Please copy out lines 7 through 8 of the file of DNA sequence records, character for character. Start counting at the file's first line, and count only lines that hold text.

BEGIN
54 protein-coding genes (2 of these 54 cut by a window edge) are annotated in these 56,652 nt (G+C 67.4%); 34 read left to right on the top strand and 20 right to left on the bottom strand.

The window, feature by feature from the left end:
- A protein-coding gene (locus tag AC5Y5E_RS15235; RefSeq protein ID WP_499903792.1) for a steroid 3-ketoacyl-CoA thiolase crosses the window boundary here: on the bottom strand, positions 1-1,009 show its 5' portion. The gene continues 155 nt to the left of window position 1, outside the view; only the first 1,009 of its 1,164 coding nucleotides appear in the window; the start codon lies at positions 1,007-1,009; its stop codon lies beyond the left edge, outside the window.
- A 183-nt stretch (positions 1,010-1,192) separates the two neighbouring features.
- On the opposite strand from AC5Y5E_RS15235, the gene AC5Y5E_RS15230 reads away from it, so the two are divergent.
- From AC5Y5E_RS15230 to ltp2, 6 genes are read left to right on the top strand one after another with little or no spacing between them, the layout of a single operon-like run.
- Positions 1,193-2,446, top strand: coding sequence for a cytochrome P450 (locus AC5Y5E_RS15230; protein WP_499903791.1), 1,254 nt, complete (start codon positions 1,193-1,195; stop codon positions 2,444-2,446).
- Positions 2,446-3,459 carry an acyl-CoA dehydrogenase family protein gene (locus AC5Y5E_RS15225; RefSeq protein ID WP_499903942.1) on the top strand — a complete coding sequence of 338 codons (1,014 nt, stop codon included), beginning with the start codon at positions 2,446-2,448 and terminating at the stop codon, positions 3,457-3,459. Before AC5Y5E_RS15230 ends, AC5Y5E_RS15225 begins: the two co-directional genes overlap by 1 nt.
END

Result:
- Positions 1,193-2,446, top strand: coding sequence for a cytochrome P450 (locus AC5Y5E_RS15230; protein WP_499903791.1), 1,254 nt, complete (start codon positions 1,193-1,195; stop codon positions 2,444-2,446).
- Positions 2,446-3,459 carry an acyl-CoA dehydrogenase family protein gene (locus AC5Y5E_RS15225; RefSeq protein ID WP_499903942.1) on the top strand — a complete coding sequence of 338 codons (1,014 nt, stop codon included), beginning with the start codon at positions 2,446-2,448 and terminating at the stop codon, positions 3,457-3,459. Before AC5Y5E_RS15230 ends, AC5Y5E_RS15225 begins: the two co-directional genes overlap by 1 nt.